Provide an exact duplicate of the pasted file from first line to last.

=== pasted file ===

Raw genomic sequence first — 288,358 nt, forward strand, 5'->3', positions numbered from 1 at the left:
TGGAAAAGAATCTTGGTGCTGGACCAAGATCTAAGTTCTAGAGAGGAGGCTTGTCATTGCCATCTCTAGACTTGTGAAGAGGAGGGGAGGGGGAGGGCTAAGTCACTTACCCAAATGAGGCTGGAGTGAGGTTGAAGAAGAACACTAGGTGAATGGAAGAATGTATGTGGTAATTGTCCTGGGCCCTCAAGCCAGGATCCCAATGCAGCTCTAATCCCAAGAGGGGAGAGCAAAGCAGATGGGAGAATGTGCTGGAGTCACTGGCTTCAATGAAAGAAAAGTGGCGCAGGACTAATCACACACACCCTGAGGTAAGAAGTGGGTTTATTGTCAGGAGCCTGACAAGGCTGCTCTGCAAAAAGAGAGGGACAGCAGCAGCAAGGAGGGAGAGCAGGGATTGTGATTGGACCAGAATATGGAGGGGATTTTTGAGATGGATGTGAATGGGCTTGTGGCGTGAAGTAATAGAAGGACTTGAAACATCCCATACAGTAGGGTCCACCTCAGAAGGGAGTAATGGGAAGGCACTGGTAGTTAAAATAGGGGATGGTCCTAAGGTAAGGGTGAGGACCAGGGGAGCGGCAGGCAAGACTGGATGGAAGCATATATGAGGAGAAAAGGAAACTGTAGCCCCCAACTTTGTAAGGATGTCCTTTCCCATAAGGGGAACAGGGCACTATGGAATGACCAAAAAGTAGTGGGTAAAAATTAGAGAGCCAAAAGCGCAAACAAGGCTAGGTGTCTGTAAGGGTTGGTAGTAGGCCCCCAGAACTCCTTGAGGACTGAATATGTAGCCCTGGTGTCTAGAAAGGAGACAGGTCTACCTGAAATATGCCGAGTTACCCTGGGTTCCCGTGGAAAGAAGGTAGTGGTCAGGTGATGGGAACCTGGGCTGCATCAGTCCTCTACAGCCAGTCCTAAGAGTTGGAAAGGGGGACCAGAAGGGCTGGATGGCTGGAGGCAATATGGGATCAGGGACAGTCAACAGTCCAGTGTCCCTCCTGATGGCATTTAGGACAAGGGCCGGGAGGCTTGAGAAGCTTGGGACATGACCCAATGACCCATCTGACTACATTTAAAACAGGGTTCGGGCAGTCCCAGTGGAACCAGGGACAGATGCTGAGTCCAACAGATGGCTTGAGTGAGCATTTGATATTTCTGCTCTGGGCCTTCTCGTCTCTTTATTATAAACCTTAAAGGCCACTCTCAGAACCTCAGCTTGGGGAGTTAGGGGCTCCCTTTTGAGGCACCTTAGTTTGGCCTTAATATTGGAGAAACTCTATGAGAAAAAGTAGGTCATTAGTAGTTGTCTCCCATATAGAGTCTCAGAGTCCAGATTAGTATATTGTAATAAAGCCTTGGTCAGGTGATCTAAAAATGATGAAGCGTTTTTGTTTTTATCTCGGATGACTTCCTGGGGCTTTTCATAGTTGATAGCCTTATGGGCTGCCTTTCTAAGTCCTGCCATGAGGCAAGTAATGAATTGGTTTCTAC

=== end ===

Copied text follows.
Raw genomic sequence first — 288,358 nt, forward strand, 5'->3', positions numbered from 1 at the left:
TGGAAAAGAATCTTGGTGCTGGACCAAGATCTAAGTTCTAGAGAGGAGGCTTGTCATTGCCATCTCTAGACTTGTGAAGAGGAGGGGAGGGGGAGGGCTAAGTCACTTACCCAAATGAGGCTGGAGTGAGGTTGAAGAAGAACACTAGGTGAATGGAAGAATGTATGTGGTAATTGTCCTGGGCCCTCAAGCCAGGATCCCAATGCAGCTCTAATCCCAAGAGGGGAGAGCAAAGCAGATGGGAGAATGTGCTGGAGTCACTGGCTTCAATGAAAGAAAAGTGGCGCAGGACTAATCACACACACCCTGAGGTAAGAAGTGGGTTTATTGTCAGGAGCCTGACAAGGCTGCTCTGCAAAAAGAGAGGGACAGCAGCAGCAAGGAGGGAGAGCAGGGATTGTGATTGGACCAGAATATGGAGGGGATTTTTGAGATGGATGTGAATGGGCTTGTGGCGTGAAGTAATAGAAGGACTTGAAACATCCCATACAGTAGGGTCCACCTCAGAAGGGAGTAATGGGAAGGCACTGGTAGTTAAAATAGGGGATGGTCCTAAGGTAAGGGTGAGGACCAGGGGAGCGGCAGGCAAGACTGGATGGAAGCATATATGAGGAGAAAAGGAAACTGTAGCCCCCAACTTTGTAAGGATGTCCTTTCCCATAAGGGGAACAGGGCACTATGGAATGACCAAAAAGTAGTGGGTAAAAATTAGAGAGCCAAAAGCGCAAACAAGGCTAGGTGTCTGTAAGGGTTGGTAGTAGGCCCCCAGAACTCCTTGAGGACTGAATATGTAGCCCTGGTGTCTAGAAAGGAGACAGGTCTACCTGAAATATGCCGAGTTACCCTGGGTTCCCGTGGAAAGAAGGTAGTGGTCAGGTGATGGGAACCTGGGCTGCATCAGTCCTCTACAGCCAGTCCTAAGAGTTGGAAAGGGGGACCAGAAGGGCTGGATGGCTGGAGGCAATATGGGATCAGGGACAGTCAACAGTCCAGTGTCCCTCCTGATGGCATTTAGGACAAGGGCCGGGAGGCTTGAGAAGCTTGGGACATGACCCAATGACCCATCTGACTACATTTAAAACAGGGTTCGGGCAGTCCCAGTGGAACCAGGGACAGATGCTGAGTCCAACAGATGGCTTGAGTGAGCATTTGATATTTCTGCTCTGGGCCTTCTCGTCTCTTTATTATAAACCTTAAAGGCCACTCTCAGAACCTCAGCTTGGGGAGTTAGGGGCTCCCTTTTGAGGCACCTTAGTTTGGCCTTAATATTGGAGAAACTCTATGAGAAAAAGTAGGTCATTAGTAGTTGTCTCCCATATAGAGTCTCAGAGTCCAGATTAGTATATTGTAATAAAGCCTTGGTCAGGTGATCTAAAAATGATGAAGCGTTTTTGTTTTTATCTCGGATGACTTCCTGGGGCTTTTCATAGTTGATAGCCTTATGGGCTGCCTTTCTAAGTCCTGCCATGAGGCAAGTAATGAATTGGTTTCTAC